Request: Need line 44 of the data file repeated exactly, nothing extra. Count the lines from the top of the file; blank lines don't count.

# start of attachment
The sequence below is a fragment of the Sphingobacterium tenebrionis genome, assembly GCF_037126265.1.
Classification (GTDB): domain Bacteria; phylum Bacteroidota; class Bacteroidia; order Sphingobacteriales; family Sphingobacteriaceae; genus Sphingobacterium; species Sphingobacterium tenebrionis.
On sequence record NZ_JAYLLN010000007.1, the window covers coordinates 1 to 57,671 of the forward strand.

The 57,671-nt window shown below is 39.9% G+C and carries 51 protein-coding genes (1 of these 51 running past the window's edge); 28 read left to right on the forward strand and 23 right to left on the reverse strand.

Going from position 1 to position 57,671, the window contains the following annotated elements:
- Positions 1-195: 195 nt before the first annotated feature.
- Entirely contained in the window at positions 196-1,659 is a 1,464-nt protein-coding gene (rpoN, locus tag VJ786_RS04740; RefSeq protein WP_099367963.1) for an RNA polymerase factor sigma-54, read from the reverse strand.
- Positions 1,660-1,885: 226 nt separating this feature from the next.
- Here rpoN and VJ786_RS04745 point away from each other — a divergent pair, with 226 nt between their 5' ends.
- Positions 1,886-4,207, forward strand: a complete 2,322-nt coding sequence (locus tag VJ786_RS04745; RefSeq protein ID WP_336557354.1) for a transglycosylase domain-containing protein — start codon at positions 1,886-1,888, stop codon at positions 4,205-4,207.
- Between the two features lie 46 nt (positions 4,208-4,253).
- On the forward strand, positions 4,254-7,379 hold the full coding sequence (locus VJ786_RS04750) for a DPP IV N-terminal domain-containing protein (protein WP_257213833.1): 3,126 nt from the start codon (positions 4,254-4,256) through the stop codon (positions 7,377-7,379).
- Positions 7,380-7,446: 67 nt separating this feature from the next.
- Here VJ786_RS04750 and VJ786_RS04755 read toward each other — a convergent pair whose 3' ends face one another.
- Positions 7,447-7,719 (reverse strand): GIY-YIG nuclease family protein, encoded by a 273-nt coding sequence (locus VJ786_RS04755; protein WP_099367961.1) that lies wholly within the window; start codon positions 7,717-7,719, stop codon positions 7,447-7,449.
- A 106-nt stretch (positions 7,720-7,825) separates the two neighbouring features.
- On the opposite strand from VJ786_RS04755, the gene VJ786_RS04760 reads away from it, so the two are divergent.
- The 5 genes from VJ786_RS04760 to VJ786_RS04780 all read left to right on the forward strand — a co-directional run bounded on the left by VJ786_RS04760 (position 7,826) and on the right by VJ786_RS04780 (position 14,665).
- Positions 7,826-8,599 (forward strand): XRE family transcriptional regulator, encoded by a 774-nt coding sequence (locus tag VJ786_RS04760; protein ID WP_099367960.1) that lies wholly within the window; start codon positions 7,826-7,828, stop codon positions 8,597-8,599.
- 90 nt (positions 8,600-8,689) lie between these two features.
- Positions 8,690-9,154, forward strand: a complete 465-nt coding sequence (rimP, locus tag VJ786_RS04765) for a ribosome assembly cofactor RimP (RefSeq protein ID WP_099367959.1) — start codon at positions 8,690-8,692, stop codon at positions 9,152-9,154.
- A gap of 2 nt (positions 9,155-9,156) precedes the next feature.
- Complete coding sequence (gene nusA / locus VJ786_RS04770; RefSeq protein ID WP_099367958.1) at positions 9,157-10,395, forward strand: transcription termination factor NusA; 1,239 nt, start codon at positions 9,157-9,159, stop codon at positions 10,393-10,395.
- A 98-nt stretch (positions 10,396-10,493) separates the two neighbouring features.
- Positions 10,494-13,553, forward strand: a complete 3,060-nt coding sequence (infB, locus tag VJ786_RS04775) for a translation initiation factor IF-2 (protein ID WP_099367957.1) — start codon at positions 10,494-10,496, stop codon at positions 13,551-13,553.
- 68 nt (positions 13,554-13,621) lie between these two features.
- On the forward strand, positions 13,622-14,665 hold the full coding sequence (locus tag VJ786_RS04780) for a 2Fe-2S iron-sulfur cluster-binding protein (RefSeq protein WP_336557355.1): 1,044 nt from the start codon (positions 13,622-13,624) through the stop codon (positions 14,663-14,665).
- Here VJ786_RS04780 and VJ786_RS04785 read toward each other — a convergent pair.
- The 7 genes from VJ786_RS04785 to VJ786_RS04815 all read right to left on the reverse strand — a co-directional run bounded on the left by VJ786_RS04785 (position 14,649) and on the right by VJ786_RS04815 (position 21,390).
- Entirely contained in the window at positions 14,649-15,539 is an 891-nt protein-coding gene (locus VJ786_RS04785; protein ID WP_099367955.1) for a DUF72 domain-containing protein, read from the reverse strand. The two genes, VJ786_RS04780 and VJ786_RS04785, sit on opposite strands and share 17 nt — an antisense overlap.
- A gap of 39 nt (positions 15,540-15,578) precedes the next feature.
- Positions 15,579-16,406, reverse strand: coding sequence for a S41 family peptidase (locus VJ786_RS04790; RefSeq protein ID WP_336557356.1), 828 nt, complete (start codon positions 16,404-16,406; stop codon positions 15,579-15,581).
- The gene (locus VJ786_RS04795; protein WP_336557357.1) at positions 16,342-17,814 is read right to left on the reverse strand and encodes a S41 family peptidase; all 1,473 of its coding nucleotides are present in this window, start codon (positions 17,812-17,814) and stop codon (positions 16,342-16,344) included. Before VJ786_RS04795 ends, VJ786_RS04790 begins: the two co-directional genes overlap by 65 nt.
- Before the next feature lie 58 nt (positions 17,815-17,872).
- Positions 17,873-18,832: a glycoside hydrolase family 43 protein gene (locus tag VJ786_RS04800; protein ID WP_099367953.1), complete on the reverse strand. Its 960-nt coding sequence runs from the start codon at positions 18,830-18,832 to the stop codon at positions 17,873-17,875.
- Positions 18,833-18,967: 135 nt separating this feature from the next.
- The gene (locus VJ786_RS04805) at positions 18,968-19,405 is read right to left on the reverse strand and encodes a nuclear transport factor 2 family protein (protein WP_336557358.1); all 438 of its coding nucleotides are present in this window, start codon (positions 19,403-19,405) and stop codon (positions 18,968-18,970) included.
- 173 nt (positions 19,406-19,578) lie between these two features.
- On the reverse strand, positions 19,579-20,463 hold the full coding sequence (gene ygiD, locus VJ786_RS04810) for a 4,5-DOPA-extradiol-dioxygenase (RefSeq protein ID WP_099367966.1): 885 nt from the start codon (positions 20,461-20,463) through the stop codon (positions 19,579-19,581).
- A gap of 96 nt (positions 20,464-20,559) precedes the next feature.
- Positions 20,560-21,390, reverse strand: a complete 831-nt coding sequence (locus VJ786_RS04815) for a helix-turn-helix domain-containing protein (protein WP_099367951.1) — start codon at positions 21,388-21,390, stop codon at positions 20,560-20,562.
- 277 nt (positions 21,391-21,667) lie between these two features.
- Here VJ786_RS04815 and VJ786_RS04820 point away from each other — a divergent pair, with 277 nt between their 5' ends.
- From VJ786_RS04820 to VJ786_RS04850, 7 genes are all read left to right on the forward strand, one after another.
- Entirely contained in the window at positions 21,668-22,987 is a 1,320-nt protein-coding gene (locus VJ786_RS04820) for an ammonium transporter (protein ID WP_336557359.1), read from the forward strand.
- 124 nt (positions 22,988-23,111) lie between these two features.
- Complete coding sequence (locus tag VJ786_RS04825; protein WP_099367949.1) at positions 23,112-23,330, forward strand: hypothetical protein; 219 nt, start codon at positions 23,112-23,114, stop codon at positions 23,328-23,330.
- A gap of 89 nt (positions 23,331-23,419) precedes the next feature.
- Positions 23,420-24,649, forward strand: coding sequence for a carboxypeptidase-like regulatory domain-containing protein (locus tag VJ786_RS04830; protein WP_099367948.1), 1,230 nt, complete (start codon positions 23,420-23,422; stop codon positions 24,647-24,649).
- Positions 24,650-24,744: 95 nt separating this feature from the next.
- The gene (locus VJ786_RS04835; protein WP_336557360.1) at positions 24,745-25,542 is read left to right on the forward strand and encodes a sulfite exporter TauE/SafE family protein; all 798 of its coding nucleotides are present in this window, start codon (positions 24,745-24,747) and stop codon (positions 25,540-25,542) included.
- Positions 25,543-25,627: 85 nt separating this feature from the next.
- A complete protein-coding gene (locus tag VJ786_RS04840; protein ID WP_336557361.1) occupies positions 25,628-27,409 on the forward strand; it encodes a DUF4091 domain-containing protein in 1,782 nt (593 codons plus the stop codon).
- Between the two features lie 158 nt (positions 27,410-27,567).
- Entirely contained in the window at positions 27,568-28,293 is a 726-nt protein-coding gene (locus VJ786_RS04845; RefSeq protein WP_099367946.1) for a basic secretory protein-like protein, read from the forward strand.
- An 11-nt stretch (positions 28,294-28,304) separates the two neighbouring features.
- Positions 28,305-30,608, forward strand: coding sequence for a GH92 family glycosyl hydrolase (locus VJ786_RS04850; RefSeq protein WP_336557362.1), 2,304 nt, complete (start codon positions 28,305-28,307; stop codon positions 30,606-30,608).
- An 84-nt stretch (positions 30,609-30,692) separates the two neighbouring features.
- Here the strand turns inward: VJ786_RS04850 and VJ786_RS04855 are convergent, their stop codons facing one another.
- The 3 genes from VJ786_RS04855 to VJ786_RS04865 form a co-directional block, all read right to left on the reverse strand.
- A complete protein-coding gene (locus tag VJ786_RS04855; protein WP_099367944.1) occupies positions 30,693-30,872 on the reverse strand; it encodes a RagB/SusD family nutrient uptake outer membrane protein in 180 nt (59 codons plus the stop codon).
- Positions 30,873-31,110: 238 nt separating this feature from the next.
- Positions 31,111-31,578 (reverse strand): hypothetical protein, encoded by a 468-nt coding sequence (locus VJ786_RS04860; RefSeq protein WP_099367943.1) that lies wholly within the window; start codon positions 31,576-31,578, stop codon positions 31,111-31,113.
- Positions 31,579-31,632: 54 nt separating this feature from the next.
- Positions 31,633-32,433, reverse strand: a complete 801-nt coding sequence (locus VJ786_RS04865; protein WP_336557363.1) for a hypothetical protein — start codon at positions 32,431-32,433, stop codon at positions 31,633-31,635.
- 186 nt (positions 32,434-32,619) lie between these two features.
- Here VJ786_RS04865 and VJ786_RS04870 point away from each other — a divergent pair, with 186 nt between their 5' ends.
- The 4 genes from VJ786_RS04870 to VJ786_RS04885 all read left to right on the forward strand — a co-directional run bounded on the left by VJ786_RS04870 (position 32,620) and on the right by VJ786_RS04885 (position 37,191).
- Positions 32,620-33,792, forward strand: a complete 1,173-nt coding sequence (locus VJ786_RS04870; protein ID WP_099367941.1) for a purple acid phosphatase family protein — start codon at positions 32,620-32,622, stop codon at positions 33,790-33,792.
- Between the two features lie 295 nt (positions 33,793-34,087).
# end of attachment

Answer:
- From VJ786_RS04820 to VJ786_RS04850, 7 genes are all read left to right on the forward strand, one after another.